Maryland courts have recognized these principles as well. See Allen, 318 Md. at 174, 567 A.2d 118; Adkins, 316 Md. at 5-6, 557 A.2d 203. In Vandegrift, the Court adopted a five prong test for determining whether, in a given circumstance, prejudicial error exists:

1. that the witness appears to have been so closely implicated in the defendant's alleged criminal activities that the invocation by the witness of a claim of privilege when asked a relevant question tending to establish the offense charged will create an inference of the witness' complicity, which will, in turn, prejudice the defendant in the eyes of the jury; 2. that the prosecutor knew in advance or had reason to anticipate that the witness would claim his privilege, or had no reasonable basis for expecting him to waive it, and therefore, called him in bad faith and for an improper purpose; 3. that the witness had a right to invoke his privilege; 4. that defense counsel made timely objection and took exception to the prosecutor's misconduct; and 5. that the trial court refused or failed to cure the error by an appropriate instruction or admonition to the jury.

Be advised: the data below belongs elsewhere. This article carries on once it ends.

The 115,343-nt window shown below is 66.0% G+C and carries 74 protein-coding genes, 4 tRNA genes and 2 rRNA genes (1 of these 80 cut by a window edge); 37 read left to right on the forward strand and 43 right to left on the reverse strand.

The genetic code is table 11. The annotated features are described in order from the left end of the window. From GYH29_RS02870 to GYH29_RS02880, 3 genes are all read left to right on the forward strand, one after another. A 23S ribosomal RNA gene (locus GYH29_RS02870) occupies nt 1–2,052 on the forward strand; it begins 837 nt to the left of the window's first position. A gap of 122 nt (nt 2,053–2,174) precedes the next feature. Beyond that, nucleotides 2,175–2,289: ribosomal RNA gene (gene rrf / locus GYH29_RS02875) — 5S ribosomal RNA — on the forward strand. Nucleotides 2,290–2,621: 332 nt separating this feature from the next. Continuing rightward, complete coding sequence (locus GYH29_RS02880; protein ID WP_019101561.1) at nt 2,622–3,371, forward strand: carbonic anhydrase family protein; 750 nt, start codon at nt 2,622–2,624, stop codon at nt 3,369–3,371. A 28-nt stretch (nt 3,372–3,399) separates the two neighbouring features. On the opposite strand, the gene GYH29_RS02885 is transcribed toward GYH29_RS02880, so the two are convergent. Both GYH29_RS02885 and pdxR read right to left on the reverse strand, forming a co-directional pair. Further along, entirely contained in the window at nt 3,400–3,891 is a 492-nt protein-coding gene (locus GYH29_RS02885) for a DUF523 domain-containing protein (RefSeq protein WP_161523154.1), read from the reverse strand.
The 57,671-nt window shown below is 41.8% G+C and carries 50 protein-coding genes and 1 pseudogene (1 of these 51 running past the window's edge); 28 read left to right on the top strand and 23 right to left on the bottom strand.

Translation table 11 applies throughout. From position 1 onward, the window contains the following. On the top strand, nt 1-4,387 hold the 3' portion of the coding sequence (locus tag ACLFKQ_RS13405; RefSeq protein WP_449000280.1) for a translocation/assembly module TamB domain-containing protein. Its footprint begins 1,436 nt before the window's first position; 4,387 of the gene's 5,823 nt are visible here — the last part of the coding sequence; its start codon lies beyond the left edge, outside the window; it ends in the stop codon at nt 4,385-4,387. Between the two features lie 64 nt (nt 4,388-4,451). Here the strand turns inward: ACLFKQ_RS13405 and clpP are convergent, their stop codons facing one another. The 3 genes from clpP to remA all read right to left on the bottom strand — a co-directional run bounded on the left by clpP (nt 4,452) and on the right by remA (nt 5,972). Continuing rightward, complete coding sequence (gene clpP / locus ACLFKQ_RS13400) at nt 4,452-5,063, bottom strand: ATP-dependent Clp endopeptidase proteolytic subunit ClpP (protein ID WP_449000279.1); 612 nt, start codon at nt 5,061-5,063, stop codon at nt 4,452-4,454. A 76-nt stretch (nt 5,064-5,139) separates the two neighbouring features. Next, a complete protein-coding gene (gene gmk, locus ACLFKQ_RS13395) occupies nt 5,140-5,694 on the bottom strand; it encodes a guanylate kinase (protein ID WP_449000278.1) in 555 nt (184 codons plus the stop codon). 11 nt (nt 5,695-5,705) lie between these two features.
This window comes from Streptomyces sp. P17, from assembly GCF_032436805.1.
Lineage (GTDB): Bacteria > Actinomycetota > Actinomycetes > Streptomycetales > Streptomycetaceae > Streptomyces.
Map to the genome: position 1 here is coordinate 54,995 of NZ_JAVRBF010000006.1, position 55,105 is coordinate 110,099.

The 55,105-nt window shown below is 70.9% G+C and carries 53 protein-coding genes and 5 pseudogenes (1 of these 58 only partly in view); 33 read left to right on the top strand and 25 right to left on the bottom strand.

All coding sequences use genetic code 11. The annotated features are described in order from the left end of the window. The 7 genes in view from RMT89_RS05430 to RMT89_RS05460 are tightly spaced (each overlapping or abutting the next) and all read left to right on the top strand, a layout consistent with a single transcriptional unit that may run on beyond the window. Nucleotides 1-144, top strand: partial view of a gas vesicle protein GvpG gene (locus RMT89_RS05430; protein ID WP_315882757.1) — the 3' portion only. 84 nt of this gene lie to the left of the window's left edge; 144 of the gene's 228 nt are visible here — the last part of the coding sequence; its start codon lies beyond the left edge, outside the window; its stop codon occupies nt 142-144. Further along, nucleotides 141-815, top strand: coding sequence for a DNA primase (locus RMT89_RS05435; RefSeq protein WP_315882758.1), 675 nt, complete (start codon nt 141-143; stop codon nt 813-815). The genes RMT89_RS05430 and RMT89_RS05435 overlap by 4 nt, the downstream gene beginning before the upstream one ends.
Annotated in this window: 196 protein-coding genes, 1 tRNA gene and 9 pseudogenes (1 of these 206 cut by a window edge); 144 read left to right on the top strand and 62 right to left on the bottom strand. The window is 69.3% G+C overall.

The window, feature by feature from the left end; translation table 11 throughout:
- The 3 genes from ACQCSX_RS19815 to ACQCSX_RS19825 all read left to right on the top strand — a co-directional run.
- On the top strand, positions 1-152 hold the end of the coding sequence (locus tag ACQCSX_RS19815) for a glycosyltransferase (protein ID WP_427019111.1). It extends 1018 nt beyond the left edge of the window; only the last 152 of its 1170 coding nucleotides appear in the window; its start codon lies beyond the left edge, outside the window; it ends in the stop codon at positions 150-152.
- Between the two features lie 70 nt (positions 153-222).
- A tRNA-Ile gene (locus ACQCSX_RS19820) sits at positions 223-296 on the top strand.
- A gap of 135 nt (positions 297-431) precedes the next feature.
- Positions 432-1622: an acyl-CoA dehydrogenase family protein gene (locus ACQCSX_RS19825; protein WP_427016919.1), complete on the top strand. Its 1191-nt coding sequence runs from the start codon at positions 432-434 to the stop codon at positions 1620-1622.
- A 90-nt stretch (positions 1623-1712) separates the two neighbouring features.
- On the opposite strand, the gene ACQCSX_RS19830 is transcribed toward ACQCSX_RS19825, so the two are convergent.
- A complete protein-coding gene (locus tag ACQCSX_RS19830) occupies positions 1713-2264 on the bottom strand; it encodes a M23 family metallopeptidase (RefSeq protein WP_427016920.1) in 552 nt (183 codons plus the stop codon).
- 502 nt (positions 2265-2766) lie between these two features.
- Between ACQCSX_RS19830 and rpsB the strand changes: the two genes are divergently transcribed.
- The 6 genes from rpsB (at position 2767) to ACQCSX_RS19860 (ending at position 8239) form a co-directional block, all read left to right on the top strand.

237 Md. at 308-09, 206 A.2d 250 (quoting 86 ALR 2d 1443, 1444-45). Vandegrift made clear that not every prong of the test need be met, nor a finding of prejudicial error necessarily required whenever the prosecution called a witness knowing that that witness would take the Fifth Amendment. The court made clear, rather, that "[t]he test is whether the State's Attorney calls a witness for the effect of the claim of privilege on the jury," 237 Md. at 309, 206 A.2d 250, and that, in a proper case, a cautionary instruction just might cure any error. Id., 237 Md. at 310, 206 A.2d 250.

The facts of the case sub judice are significantly different from those of the cases that have heretofore addressed this issue. In this case, Rogers, appellant's co-defendant in a joint trial, called appellant as a witness in his case. And he did so fully aware that appellant would exercise his Fifth Amendment privilege and refuse to testify. Given that knowledge, it may be inferred that that was the sole reason for calling him. In other words, Rogers called appellant in order to emphasize appellant's complicity and, in that way, he hoped, exonerate himself.

Aside from the facts that it was the co-defendant, rather than the State, that called appellant as a witness and that the trial court specifically instructed the jury, both in response to the jury's question, and at the close of all the evidence, concerning how it should treat appellant's "taking the Fifth," all of the Vandegrift factors are satisfied in this case. Appellant and Rogers were not only charged with the same offenses, but they were jointly tried. Consequently, it is clear that appellant had the right to invoke his privilege. Because appellant had earlier made known his intention to invoke his privilege against self-incrimination, Rogers was aware, as was the State and the court, prior to calling appellant, that appellant would not waive the privilege. When Rogers stated his intention to call appellant as a witness in his case, appellant noted a timely objection.